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I wonder if there is a study about the costs involved with forgotten USB sticks in businesses. A user wants to continue work at home or on a business trip, but the required data is on a USB stick in the desktop at the office. Even more problematic are forgotten USB sticks that contain sensitive data.
One solution to this problem is to let users store their data in the cloud. But many feel uncomfortable knowing that only a password prevents hackers around the globe from getting access to their confidential data.
Another way to prevent data loss is to deploy USB Alert on all your desktops and laptops. This free USB stick watcher raises an alarm whenever the computer is shut down or the user logs off while a USB stick is still connected.
USB Alert comes in two versions: portable and installable. The portable executable and its autorun.inf file have to be copied to the root folder on the USB stick. When the USB stick is inserted, the Windows AutoPlay feature lets you launch USB Alert.
This works fine on Windows XP and Windows Vista. However, for security reasons, autorun from non-optical devices is no longer supported in Windows 7. Thus the only way to make USB Alert work on Windows 7 is to install USB Alert. This will prevent users from leaving their USB stick at the office. Only when they insert their USB stick on other computers are they in danger of forgetting their flash drives. But since the majority of computers still run older Windows versions, it makes sense to copy USB Alert on all USB sticks in your organization and advise users to launch the USB stick watcher when AutoPlay starts.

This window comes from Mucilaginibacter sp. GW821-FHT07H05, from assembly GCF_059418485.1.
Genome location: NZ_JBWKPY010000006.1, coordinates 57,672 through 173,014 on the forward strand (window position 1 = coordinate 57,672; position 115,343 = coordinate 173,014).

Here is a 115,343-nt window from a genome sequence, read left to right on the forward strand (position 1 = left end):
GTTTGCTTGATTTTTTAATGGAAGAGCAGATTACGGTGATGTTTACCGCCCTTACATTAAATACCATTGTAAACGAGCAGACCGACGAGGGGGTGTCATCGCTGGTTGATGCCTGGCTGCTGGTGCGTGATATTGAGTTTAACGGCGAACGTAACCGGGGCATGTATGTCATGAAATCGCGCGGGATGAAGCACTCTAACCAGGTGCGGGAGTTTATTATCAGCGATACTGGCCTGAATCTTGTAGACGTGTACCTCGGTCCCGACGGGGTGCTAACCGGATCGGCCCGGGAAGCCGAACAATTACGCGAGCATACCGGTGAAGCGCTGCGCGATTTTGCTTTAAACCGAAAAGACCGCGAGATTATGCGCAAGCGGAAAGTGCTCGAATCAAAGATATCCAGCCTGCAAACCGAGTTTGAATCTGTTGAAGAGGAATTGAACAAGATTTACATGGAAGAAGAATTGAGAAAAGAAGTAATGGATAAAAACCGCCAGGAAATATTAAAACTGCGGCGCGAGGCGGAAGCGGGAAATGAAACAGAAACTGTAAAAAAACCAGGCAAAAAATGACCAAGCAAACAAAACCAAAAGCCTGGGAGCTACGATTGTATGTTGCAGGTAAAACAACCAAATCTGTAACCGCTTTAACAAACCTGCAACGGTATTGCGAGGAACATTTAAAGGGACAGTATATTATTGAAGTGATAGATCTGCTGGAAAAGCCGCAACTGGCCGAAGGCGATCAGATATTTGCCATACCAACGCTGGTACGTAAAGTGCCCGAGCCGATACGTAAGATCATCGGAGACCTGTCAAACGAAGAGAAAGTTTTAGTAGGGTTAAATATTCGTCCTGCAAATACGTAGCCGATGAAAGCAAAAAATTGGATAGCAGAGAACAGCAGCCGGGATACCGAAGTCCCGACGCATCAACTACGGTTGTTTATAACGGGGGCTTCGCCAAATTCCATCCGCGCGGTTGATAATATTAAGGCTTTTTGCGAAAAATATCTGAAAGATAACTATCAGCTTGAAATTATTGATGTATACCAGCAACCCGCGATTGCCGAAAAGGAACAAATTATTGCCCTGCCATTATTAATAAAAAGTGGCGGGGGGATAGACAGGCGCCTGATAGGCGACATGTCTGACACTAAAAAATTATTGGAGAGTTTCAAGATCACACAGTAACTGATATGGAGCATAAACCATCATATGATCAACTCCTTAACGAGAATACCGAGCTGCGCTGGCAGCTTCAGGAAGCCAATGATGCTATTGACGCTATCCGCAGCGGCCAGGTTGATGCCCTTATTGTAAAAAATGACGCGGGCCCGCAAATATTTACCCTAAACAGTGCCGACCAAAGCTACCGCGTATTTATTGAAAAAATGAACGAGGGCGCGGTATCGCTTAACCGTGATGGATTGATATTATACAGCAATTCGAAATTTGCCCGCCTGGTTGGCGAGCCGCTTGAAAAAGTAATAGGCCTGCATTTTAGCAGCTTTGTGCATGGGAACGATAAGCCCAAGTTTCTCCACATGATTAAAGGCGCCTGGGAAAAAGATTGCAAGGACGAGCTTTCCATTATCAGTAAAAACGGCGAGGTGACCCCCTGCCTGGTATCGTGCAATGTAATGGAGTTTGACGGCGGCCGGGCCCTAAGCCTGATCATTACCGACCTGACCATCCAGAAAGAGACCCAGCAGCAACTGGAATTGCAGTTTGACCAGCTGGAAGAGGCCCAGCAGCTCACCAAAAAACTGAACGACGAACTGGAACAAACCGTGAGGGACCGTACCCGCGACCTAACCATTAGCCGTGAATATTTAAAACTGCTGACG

Note that the behavior of USB Alert is different between Windows XP and Windows Vista/7. On Windows XP, USB Alert will display a warning dialog window whenever you try to log off or shut down the computer with a USB stick still connected. On Windows 7 and Vista, USB Alert will block the AutoEndTasks Windows function (see screenshot).
In any case, the user will then see the USB Alert user interface that allows her to safely eject the USB stick. You can access this program also through the systray.
A few years ago, I discussed a similar USB watcher tool that is based on a Visual Basic script. This solution also gives you an idea of how you can leverage Group Policy to help forgetful users.